4. The process as claimed in claim 1, wherein in step (b) the nanotubes are applied using an airbrush process.

5. The process as claimed in claim 1, wherein, after being applied in step (b), the at least one nanotube which has been applied to the substrate is selected and/or positioned by atomic force microscopy such that at least one nanotube is in contact with two interconnects.

6. The process as claimed in claim 1, wherein in the bath process in accordance with step (c) at least one metal selected from the group consisting of nickel, tin, copper, cobalt, platinum, palladium, and gold, and alloys thereof, preferably nickel or copper, is/are deposited electrolessly from aqueous solution.

7. The process as claimed in claim 6, wherein the metal is nickel or copper.

8. The process as claimed in claim 1, further comprising a conditioning step, which is carried out after step (c).

9. The process as claimed in claim 1, wherein the deposition rate in step (c) is 130 to 300 nm/min.

10. The process as claimed in claim 1, wherein the nanotube/interconnect contact locations have a contact resistance of ≦10 kΩ.

11. The process as claimed in claim 1, wherein the substrate is selected from the group consisting of Pt, Au, GaAs, InyGaAs, AlxGaAs, Si, SiO2, Ge, SixNy, SixGaAs, InP, InPSi, GaInAsP, glass, graphite, diamond, mica, SrTiO3, and the doped modifications thereof.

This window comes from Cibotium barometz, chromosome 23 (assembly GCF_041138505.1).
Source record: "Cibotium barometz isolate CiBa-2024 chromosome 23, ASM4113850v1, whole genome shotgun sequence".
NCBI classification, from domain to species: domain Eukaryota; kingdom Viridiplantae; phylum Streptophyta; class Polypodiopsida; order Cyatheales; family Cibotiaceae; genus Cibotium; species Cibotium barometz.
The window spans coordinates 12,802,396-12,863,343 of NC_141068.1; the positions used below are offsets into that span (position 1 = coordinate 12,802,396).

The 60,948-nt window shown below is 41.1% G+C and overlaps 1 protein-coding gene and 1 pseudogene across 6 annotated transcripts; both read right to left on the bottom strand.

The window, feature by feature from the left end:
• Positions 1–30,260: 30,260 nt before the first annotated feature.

12. An electronic component having a substrate with at least two interconnects and at least one nanotube on the substrate and on at least two of the interconnects, the at least one nanotube being in electrical contact with the at least two interconnects and being at least partially enclosed by a metal on the at least two interconnects.

Description:

CROSS-REFERENCE TO RELATED APPLICATION

This application is a continuation of International Patent Application Serial No. PCT/EP2003/003341, filed Mar. 31, 2003, which published in German on Nov. 13, 2003 as WO 2003/094226, and is incorporated herein by reference in its entirety.